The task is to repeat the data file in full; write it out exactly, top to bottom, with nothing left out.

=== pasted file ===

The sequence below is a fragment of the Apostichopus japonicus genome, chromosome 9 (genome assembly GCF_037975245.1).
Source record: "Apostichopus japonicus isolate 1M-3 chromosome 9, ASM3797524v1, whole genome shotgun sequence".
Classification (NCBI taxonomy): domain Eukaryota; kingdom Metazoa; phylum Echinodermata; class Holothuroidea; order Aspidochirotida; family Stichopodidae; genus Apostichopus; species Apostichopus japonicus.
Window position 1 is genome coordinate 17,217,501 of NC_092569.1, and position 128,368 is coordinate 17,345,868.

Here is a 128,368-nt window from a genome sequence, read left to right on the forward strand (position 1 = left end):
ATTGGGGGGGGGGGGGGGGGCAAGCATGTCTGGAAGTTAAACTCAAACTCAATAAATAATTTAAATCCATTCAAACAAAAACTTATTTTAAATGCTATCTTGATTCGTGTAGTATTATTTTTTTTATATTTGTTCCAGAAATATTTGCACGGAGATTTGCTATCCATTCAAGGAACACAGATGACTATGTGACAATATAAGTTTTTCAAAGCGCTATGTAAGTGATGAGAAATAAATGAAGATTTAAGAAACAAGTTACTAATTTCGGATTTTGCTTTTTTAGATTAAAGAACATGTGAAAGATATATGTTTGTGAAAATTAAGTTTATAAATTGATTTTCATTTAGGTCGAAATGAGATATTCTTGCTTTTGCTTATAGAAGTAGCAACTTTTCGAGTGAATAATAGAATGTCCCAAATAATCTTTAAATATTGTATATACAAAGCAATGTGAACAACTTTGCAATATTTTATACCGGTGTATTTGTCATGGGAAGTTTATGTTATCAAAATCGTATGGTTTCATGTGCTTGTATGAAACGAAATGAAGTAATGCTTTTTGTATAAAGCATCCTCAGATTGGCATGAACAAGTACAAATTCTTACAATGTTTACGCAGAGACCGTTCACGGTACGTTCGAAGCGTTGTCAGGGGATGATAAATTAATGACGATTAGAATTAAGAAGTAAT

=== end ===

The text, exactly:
The sequence below is a fragment of the Apostichopus japonicus genome, chromosome 9 (genome assembly GCF_037975245.1).
Source record: "Apostichopus japonicus isolate 1M-3 chromosome 9, ASM3797524v1, whole genome shotgun sequence".
Classification (NCBI taxonomy): domain Eukaryota; kingdom Metazoa; phylum Echinodermata; class Holothuroidea; order Aspidochirotida; family Stichopodidae; genus Apostichopus; species Apostichopus japonicus.
Window position 1 is genome coordinate 17,217,501 of NC_092569.1, and position 128,368 is coordinate 17,345,868.

Here is a 128,368-nt window from a genome sequence, read left to right on the forward strand (position 1 = left end):
ATTGGGGGGGGGGGGGGGGGCAAGCATGTCTGGAAGTTAAACTCAAACTCAATAAATAATTTAAATCCATTCAAACAAAAACTTATTTTAAATGCTATCTTGATTCGTGTAGTATTATTTTTTTTATATTTGTTCCAGAAATATTTGCACGGAGATTTGCTATCCATTCAAGGAACACAGATGACTATGTGACAATATAAGTTTTTCAAAGCGCTATGTAAGTGATGAGAAATAAATGAAGATTTAAGAAACAAGTTACTAATTTCGGATTTTGCTTTTTTAGATTAAAGAACATGTGAAAGATATATGTTTGTGAAAATTAAGTTTATAAATTGATTTTCATTTAGGTCGAAATGAGATATTCTTGCTTTTGCTTATAGAAGTAGCAACTTTTCGAGTGAATAATAGAATGTCCCAAATAATCTTTAAATATTGTATATACAAAGCAATGTGAACAACTTTGCAATATTTTATACCGGTGTATTTGTCATGGGAAGTTTATGTTATCAAAATCGTATGGTTTCATGTGCTTGTATGAAACGAAATGAAGTAATGCTTTTTGTATAAAGCATCCTCAGATTGGCATGAACAAGTACAAATTCTTACAATGTTTACGCAGAGACCGTTCACGGTACGTTCGAAGCGTTGTCAGGGGATGATAAATTAATGACGATTAGAATTAAGAAGTAAT